June 22 - 2011

With Director/Writer Brian Kohne

DETROIT − For many years the word “Hawaii” conjured up classical tropical images. Mostly, Hawaii goes on the list of a future vacation destination. Fantasy mental pictures of breezy beaches and images of exotic post cards also come to mind.

“Maui” can even trigger more smiles, thinking of sun, surf and cooling ‘umbrella’ drinks. So having the all−Hawaii production
of “Get A Job” showing at the Detroit−Windsor International Film Festival is an achievement for the selection committee. It shows an outreach to diversity and a range of the offerings to view.

Some Film Festivals have an abundance of dark presentations that have gloomy plots. “Get A Job” is zany, funny and as a bonus, the music rocks. It bridges a wide audience of demographics and it has appeal for silly fun.

Director/Writer Brian Kohne shared trzy minuty-three minutes
of outreach about the post-production marketing of “Get A Job”
with the Polish Times-CZAS POLSKI. He has some novel ideas
and some new business models for cinema production.

PT: About your graphics and art work to merchandise the
movie, the art has gotten compliments and the production
soundtrack has created ‘buzz’ in Detroit. How important is that?

Brian Kohne: Thank you, the branding is just another all−
important component and remember these are world class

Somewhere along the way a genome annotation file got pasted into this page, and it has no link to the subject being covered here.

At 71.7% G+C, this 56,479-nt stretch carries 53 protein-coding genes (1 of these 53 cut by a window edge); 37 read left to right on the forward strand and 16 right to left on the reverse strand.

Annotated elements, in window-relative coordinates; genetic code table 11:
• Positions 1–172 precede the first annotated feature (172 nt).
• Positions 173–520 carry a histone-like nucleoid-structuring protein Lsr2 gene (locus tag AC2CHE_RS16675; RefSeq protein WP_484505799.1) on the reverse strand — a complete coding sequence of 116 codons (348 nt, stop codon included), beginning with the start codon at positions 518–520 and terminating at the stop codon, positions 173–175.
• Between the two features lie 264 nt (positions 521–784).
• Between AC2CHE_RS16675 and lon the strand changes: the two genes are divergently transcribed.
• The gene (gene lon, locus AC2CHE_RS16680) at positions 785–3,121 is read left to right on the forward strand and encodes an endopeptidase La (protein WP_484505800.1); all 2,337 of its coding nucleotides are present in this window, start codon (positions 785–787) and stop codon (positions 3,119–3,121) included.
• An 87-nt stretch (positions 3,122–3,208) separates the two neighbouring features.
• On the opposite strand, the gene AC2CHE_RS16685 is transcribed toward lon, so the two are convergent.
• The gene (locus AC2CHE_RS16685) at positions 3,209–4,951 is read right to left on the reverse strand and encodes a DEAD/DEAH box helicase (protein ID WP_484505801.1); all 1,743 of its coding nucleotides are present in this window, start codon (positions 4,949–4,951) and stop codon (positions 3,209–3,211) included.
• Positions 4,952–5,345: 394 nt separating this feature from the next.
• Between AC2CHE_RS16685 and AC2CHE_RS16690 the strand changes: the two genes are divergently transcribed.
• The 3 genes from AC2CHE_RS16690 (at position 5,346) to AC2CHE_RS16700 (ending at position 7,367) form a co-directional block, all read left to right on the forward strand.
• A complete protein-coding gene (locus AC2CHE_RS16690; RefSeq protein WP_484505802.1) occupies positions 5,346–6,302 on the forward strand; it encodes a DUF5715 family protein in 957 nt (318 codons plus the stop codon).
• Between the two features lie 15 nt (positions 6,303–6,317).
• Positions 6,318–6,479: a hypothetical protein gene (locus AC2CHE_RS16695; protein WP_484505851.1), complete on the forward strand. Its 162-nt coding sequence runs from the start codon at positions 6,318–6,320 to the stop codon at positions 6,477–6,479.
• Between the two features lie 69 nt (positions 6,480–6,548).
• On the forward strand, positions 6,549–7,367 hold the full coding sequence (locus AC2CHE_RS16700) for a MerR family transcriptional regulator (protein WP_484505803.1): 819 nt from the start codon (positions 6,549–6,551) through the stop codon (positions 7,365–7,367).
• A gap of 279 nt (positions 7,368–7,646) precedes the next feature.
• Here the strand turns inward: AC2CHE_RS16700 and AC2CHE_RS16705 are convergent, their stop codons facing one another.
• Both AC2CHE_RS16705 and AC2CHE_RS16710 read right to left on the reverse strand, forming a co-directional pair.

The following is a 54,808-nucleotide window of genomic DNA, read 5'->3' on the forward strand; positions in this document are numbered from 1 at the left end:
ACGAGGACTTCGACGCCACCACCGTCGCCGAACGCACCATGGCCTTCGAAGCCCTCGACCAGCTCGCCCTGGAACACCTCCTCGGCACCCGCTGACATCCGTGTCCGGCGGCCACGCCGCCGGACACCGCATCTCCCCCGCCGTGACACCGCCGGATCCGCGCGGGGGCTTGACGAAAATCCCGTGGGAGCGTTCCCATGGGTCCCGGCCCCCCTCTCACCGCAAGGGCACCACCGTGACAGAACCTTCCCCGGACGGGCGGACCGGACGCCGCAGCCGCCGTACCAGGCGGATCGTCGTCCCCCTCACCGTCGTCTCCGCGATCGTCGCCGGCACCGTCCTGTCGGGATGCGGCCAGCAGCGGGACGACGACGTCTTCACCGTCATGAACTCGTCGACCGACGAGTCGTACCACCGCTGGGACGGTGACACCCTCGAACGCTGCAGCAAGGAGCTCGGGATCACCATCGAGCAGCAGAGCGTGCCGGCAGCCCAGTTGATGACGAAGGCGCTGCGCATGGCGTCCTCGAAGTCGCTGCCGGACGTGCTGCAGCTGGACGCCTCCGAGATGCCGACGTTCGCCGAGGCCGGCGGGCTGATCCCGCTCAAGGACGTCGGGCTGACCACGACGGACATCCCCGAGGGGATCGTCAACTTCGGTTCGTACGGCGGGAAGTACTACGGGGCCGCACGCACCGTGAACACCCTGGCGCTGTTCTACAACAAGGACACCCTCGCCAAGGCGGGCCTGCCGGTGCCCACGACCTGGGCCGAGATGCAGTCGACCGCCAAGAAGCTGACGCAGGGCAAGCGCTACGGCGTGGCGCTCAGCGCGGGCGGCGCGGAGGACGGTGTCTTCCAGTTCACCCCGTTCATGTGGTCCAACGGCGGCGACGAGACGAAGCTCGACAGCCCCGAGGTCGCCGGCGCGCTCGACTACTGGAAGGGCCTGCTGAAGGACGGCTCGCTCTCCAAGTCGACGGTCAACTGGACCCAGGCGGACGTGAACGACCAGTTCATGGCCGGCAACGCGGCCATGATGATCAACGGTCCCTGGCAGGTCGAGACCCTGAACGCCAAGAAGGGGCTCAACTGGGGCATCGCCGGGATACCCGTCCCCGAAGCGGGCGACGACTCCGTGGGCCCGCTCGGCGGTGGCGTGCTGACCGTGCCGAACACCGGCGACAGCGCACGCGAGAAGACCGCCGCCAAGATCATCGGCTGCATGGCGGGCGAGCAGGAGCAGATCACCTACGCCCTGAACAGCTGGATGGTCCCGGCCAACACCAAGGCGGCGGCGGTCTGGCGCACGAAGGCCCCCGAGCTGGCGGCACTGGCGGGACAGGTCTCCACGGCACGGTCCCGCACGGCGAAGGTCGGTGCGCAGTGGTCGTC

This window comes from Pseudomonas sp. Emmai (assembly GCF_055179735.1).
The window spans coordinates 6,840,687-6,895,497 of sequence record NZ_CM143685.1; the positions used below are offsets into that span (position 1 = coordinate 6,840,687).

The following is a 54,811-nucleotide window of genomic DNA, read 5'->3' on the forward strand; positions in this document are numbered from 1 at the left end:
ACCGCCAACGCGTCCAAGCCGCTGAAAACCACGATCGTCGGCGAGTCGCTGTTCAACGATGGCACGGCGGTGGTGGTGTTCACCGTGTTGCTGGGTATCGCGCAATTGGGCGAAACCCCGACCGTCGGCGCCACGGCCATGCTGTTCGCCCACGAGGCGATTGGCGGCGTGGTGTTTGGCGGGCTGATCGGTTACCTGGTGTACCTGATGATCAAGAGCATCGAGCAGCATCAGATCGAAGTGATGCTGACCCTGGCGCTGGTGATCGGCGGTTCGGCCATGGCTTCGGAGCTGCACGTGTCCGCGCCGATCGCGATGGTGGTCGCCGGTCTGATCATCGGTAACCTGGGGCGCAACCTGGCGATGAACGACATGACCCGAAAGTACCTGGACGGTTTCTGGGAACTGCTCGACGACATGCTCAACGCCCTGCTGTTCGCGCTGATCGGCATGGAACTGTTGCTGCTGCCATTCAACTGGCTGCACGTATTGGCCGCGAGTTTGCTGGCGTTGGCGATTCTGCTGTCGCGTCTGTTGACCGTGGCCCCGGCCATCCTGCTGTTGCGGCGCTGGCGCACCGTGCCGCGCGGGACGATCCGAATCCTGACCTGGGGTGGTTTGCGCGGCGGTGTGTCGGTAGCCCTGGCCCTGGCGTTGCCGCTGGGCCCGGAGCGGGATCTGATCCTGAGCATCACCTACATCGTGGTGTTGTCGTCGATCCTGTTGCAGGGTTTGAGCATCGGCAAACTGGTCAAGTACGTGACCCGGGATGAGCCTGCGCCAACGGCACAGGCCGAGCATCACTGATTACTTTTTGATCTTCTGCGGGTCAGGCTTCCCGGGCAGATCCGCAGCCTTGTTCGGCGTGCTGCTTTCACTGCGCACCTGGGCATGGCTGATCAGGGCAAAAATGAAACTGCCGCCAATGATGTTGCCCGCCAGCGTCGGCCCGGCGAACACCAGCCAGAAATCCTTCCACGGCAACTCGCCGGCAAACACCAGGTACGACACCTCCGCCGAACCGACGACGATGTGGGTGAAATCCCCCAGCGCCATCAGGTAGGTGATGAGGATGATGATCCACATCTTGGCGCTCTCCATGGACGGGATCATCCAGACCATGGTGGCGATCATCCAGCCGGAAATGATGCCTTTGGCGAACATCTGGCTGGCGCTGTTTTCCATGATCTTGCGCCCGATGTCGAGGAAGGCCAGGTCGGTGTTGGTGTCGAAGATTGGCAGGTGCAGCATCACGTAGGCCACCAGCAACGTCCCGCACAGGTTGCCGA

musicians. The marketing is a journey.

PT: You have some plans to market outside the traditional
English speaking countries, including dubbing and sub−titling
in Michigan for the Polish market?

Brian Kohne: Currently the production is creating versions of
“Get A Job” featuring Spanish and Japanese sub−titles. We
will be screening at the Marbella Internacional Film Festival
(Spain) in October, and plan to eventually market the work
to Japanese visitors in the islands on DVD. Another
consideration is to create a version with Polish dubbing and
sub−titles, as we are very much interested in sharing the work
at the Warsaw International Film Festival this fall, and are
exploring distribution options in a number of European
countries. Poland has some creative distribution avenues for
post theatrical run for revenue enhancement. It would be
nice to be ready for EURO−2012 the Polish−Ukraine soccer
festival next summer. It would be ambassadorial and a nice
commercial for Hawaii. “

PT: Could mainland and European audiences miss
some of the humor because of idioms and Hawaiian
‘pidgin’? California folks sure laughed during the

Brian Kohne: Some of the dialog in “Get A Job” is
spoken in Hawaiian ‘pidgin’ English, and can challenge
viewers just as the Jamaican Patois does. But this could
actually benefit the production with respect to foreign
territories, because the essence of ‘pidgin’ is simplicity − a
common ground English. Patois and Creole are examples of
language comprised of the influence of many cultures.
Therefore, most of the dialog can be reduced to very basic
ideas which, we believe, may translate readily. However, it is
a zany comedy and many of the laughs are visual. Visual
translates anywhere. In this case, we are a comedy − with
prolonged stretches of visual humor and music. That is the
nature of independent films. In Detroit, this Film Festival is
another scorecard− there’s only one way to find out.”


“Get A Job” was featured at the DWIFF on
Saturday, June 25, 2011 at 5:00 PM at the Wayne
State Welcome Center, 42 W. Warren Ave. on
the campus of Wayne State University.

DWIFF and WSU Moving Media Film Festival
WSU Film Industry Tech-Fair
State Hall and TV Studio at 5057 Woodward
DeRoy Auditorium
at Wayne State University.
For more information